How to Minimize the Results Window

I have told many developers about this keyboard shortcut and they all appreciated it. I’m sure most people that frequently work in SSMS would like to be able to minimize and maximize the results window as needed in order to give themselves more screen real estate to work with while coding but still be able to see their query results as needed. But there is no minimize button for the results window of SSMS.

The only way that I know of to minimize and then maximize the results window in SSMS is to do CTRL + R. I use this keyboard shortcut every day at work while writing queries or updating existing queries.

How to Refresh the Intellisense

I have also had to tell many developers about updating the intellisense suggestions of SSMS since it will often trip them up if they don’t know how it works. First, you should understand that the intellisense offered by SSMS is only accurate as of the time you opened your query window or changed the connection for the query window (usually). If you’ve been working in the same query window for a while and have made DDL changes to any tables, functions, stored procedures, etc., intellisense is likely out of date and could tell you that a table or column you’re trying to reference doesn’t exist when you know it does.

If you ever run into this situation where it’s telling you something doesn’t exist but you know it does, use CTRL + SHIFT + R and the intellisense suggestions/corrections will be updated.

Bonus shortcut for Red-Gate SQL Prompt

Similar to the intellisense built in to SSMS, if you are using the SQL Prompt tool from Red-Gate, you can run into the same issue with the tool not recognizing that objects or columns exist when you know that they do. If you run into that issue and would like to update the suggestions list for SQL Prompt, use CTRL + SHIFT + D.

How to Set Notepad++ as Your Default Git Editor

Welcome to another coffee break post where I quickly write up something on my mind that can be written and read in less time than a coffee break takes.

When you start working with Git Bash for the first time (or you have your computer completely reimaged and have to reinstall everything again like I did recently), you will likely encounter a command line text editor called Vim to edit your commits or to do any other text editing needed for Git. And if you’re like me, you probably won’t like trying to use a keyboard-only interface for updating your commit messages. If that’s the case, then I have a quick tutorial for how to make Git use a normal text editor to more easily update your commit messages.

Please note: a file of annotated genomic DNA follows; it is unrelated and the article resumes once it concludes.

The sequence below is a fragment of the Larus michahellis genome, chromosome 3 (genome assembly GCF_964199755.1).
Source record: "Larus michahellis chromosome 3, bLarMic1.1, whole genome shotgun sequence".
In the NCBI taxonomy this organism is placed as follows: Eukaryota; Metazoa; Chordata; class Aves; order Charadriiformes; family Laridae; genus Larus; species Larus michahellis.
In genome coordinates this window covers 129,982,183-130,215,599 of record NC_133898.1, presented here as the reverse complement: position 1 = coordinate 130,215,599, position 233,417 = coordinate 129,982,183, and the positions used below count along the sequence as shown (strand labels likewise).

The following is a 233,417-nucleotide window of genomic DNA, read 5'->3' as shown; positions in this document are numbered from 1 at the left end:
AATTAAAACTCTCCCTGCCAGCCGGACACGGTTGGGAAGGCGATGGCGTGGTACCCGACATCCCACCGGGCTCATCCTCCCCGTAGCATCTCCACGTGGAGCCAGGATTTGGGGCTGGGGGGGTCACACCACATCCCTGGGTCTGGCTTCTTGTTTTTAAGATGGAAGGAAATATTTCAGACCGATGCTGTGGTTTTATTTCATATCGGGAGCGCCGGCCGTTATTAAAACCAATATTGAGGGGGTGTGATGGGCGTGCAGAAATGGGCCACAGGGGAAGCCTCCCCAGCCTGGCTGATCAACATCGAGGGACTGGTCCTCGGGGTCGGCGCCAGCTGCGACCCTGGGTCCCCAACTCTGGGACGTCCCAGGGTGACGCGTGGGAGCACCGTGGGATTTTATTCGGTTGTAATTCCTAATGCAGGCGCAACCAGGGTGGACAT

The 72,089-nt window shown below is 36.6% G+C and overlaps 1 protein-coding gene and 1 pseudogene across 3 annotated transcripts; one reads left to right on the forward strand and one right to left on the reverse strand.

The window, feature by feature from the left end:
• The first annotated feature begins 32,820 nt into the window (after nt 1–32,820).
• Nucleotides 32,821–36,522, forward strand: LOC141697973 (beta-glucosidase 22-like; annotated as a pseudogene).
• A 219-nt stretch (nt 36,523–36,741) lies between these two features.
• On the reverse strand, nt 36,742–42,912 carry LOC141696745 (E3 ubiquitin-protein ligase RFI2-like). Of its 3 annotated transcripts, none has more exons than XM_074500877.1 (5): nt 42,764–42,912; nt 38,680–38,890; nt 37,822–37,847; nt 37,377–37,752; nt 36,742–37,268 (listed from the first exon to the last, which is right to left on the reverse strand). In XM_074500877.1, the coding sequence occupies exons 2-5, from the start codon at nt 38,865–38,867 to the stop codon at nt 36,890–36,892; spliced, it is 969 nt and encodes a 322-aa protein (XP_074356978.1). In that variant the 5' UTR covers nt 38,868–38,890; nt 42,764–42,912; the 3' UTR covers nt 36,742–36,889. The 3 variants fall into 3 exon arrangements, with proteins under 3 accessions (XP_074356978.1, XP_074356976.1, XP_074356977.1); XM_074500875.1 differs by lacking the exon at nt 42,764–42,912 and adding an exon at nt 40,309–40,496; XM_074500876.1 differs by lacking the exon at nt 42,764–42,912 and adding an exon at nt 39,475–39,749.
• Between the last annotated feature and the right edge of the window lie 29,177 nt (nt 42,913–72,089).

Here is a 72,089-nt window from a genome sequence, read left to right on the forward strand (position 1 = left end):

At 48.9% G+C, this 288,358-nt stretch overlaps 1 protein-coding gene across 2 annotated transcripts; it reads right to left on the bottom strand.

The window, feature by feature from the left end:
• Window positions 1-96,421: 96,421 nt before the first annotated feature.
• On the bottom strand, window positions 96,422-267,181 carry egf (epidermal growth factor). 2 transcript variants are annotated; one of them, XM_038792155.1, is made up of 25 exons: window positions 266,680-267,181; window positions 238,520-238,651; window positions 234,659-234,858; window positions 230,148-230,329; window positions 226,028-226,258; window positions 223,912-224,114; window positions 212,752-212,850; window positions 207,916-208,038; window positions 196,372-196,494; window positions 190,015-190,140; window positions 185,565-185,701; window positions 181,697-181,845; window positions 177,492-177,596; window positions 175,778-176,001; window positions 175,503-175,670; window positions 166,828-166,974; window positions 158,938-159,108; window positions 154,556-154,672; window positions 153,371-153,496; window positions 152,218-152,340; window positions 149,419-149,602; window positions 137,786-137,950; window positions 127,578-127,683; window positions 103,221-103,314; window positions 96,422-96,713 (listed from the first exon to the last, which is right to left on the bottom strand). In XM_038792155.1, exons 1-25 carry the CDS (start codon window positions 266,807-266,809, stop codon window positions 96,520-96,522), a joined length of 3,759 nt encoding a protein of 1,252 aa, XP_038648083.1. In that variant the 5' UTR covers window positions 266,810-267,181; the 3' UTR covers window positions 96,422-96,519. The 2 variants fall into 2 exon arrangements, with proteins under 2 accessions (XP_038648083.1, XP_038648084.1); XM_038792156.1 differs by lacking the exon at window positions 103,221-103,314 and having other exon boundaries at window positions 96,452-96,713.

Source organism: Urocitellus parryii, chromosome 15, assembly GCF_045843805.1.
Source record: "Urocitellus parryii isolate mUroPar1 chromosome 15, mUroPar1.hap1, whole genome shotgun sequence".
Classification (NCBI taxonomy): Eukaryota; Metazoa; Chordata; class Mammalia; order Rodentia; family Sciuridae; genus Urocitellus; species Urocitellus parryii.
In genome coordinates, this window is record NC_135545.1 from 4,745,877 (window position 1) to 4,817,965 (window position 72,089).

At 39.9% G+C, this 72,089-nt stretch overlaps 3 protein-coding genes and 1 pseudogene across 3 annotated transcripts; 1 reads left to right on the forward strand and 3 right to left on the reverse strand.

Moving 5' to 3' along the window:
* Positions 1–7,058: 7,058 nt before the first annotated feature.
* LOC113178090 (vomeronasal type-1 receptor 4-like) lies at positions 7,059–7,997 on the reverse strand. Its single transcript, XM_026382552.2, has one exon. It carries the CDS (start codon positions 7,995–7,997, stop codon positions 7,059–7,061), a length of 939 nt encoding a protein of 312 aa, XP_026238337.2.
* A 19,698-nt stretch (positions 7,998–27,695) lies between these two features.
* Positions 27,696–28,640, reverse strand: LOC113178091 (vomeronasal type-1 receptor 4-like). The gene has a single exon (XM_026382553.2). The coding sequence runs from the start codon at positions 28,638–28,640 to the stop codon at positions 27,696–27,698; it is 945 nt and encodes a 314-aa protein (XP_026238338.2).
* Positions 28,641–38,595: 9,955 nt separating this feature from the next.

What is Vim?

Vim is an open-source text editor that can be used in a GUI interface or a command line interface. My only familiarity with it is with the command line interface, as the default text editor that Git comes installed with. If you don’t update your Git configuration to specify a different text editor, you will see a screen like the following whenever you need to create or update a commit message in a text editor (like when you complete a revert and Git generates a generic commit message for you then gives you the opportunity to update it, or when you want to amend an existing commit). This is what the command line editor version of Vim looks like (at least on my computer).

I personally don’t like this text editor because to use it, you need to know specific keyboard commands to navigate all operations and I don’t want to learn and remember those when I can use a GUI-based text editor instead to make changes more quickly and intuitively.

How to Change Text Editor to Notepad++

The command for changing your default text editor is super simple. I found it from this blog post: How to set Notepad++ as the Git editor instead of Vim.

git config --global core.editor "'C:/Program Files/Notepad++/notepad++.exe' -multiInst -notabbar -nosession -noPlugin"

After you execute that command in Git Bash, you can run this command to test it, which should open up Notepad++ to try to update the last commit you made: git commit --amend.

That blog post then says that you should be able to double-check your Git configuration file to see that the editor has been changed, but my file doesn’t reflect what the other post says despite Notepad++ be opened for commit messages after I ran the change statement. This is what my gitconfig file currently looks like after setting the editor to Notepad++:

So your mileage may vary on that aspect. As long as the change works for me, I’m not too concerned about what the config file looks like.

How to Revert Text Editor to Vim

If you ever want to change back to the default text editor, you can run the following command to switch back to Vim, and once again confirm it worked using the git commit --amend statement:

git config --global core.editor "vim"


Changing your default text editor for Git Bash is extremely simple as long as you know where the exe file of your preferred editor is stored on your computer. It’s also simple to change back to the default Vim editor in the future if you want or need to.

My New Note Taking Tool

Note: I am NOT sponsored in any way for this post. Everything contained in this post is my honest opinion and review of the software.